by Amanda Hermans
What do four Evanston breweries have in common? Besides the beer, that is.
It turns out that sustainability is on the minds of small-scale brewers throughout Evanston.
On Tuesday, NU Food Talks, Citizens’ Green Evanston, and Sketchbook Brewery came together to host a panel on sustainable brewing at Farmhouse Evanston. The panel featured five brewers from four Evanston breweries, including Temperance Beer Company, Sketchbook Brewing Company, Peckish Pig and Smylie Brothers Brewing Company.
Though brewing is not typically something that comes to mind in the conversation on sustainability, it becomes essential for these brewers as a way to keep costs low, support their community, and align their business with their values.
“I think everything could be more sustainable,” said Rory Nicholson of Citizens’ Greener Evanston, who emceed the event. “Brewing… is a truly resource intensive endeavor.”
Despite different levels of operation, from 300 barrels a year at Peckish Pig to over 1600 at Temperance Beer Company, the brewers agree on several things: their love of beer, their reliance on community and their hope to be as sustainable as possible. The panel focused on five sustainability issues facing their operations; water use, energy use, sourcing, waste and distribution.
Brewing uses huge amounts of water- to both heat and cool their products. The breweries try to minimize their water use by reusing it as much as possible. They also are conscious of what they put into the water, trying to avoid purification costs for the city.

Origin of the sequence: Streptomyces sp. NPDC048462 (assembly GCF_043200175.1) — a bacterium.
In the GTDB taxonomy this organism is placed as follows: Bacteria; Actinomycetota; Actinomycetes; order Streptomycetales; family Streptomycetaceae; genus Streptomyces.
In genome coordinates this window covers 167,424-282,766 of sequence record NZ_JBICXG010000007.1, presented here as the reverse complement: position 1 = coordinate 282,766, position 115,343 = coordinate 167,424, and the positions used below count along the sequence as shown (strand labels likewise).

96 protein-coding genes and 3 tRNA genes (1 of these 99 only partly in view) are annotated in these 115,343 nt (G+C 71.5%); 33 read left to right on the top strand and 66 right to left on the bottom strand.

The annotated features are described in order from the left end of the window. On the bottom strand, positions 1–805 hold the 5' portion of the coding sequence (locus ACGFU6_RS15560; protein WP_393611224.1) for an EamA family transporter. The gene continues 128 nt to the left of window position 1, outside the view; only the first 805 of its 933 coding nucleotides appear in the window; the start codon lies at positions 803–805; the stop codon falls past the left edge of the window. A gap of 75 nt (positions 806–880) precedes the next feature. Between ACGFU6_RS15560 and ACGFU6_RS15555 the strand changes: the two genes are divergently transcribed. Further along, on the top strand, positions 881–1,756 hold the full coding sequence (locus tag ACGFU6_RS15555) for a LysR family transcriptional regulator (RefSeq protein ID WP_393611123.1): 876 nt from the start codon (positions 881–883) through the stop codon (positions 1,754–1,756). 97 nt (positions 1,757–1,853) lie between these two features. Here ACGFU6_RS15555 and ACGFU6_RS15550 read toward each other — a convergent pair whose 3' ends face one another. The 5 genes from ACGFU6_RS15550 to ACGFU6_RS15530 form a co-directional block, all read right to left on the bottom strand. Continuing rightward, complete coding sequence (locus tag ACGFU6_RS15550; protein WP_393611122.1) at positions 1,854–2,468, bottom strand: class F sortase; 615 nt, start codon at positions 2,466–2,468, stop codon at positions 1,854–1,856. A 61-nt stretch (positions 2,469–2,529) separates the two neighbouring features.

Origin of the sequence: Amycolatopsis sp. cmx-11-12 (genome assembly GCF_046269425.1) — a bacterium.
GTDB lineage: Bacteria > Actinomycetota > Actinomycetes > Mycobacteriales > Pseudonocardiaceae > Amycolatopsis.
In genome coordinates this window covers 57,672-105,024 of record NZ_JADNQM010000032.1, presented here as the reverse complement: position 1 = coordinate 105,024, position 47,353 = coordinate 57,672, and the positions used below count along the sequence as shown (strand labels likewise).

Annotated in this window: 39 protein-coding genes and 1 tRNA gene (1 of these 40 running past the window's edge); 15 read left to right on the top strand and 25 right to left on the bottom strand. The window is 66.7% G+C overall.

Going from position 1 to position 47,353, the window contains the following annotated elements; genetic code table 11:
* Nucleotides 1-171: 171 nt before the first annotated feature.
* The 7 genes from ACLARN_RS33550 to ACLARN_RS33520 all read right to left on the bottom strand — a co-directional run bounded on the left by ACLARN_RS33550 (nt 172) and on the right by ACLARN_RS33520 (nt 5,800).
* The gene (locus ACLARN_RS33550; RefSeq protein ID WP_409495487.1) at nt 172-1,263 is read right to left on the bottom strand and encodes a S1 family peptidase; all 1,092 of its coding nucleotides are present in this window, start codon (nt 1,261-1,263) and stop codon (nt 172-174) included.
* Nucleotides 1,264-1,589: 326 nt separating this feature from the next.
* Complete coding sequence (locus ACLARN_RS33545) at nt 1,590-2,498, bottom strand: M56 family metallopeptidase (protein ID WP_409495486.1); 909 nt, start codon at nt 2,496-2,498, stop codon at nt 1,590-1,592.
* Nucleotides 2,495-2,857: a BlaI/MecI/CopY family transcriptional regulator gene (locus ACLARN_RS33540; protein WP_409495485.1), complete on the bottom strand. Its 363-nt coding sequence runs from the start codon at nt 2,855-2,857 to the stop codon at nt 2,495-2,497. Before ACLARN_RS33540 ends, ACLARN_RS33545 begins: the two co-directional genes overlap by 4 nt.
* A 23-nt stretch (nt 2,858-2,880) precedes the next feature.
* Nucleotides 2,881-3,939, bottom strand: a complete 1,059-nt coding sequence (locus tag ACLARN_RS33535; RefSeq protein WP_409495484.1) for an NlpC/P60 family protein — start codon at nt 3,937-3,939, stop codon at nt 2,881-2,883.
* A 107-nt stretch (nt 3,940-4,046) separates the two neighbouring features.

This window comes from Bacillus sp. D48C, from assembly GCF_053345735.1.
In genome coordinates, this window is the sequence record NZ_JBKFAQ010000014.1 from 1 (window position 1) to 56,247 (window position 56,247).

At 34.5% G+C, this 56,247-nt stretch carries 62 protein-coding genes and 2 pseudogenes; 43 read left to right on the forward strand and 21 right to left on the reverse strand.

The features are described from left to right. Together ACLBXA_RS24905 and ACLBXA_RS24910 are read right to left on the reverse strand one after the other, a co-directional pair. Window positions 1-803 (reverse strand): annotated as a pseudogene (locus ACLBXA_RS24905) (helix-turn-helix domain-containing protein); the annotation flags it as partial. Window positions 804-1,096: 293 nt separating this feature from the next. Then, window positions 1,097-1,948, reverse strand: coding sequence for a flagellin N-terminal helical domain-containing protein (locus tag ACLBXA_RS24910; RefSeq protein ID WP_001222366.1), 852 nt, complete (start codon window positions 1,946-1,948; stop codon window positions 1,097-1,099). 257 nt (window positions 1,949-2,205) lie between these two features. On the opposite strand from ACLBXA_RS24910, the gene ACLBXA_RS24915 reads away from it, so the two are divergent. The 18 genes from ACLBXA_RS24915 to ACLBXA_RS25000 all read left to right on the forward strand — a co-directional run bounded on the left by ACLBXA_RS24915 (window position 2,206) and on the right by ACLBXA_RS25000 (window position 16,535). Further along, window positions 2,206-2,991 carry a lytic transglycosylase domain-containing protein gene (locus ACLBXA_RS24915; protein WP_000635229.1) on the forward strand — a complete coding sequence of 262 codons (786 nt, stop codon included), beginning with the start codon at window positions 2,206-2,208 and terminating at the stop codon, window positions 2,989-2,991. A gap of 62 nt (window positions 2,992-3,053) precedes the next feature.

Heating water requires large amounts of energy and money, which is why Mike Smylie, founder and CEO of Smylie Brothers Brewing Company, installed solar thermal panels on his building.
“(We installed them) not just to reduce our carbon footprint, but also it provides us with an immense savings over the lifetime of the building,” Smylie said.
When it comes to obtaining raw materials, Shawn Decker, co-owner of Sketchbook sees room for improvement. Right now, most of the malted barley for his beer comes from large factory farms in the upper Midwest and southern Canada. Decker believes, in the future, these could be more localized; barley for beer is a valuable way for small farmers to rotate crops and replenish their soil. If this practice became more common, he said, small-town breweries could begin sourcing their raw materials locally.
Of course, as with any process, brewing creates waste. Brewers end up with large masses of spent grains, and few places to put them. Many of the brewers said that they compost the grains or sell them to local bakeries, but Smylie does something a bit different. He gives his spent grain to a farmer, who uses it in feed for his pigs. These are the same pigs that eventually wind up on the plates of Smylie’s customers, creating a cycle of sustainable practices.
Lastly, by selling locally, these businesses cut down on their transportation costs and carbon footprint.
“The very nature of our business was wrapped around sustainability in a certain sense, with hyperlocal distribution,” Decker said.
But most important, these brewers have an opportunity to create a strong community.
“It’s a place where you can walk in… you can feel like you’re a part of the product, and you know that it stands for what you represent,” Smylie said.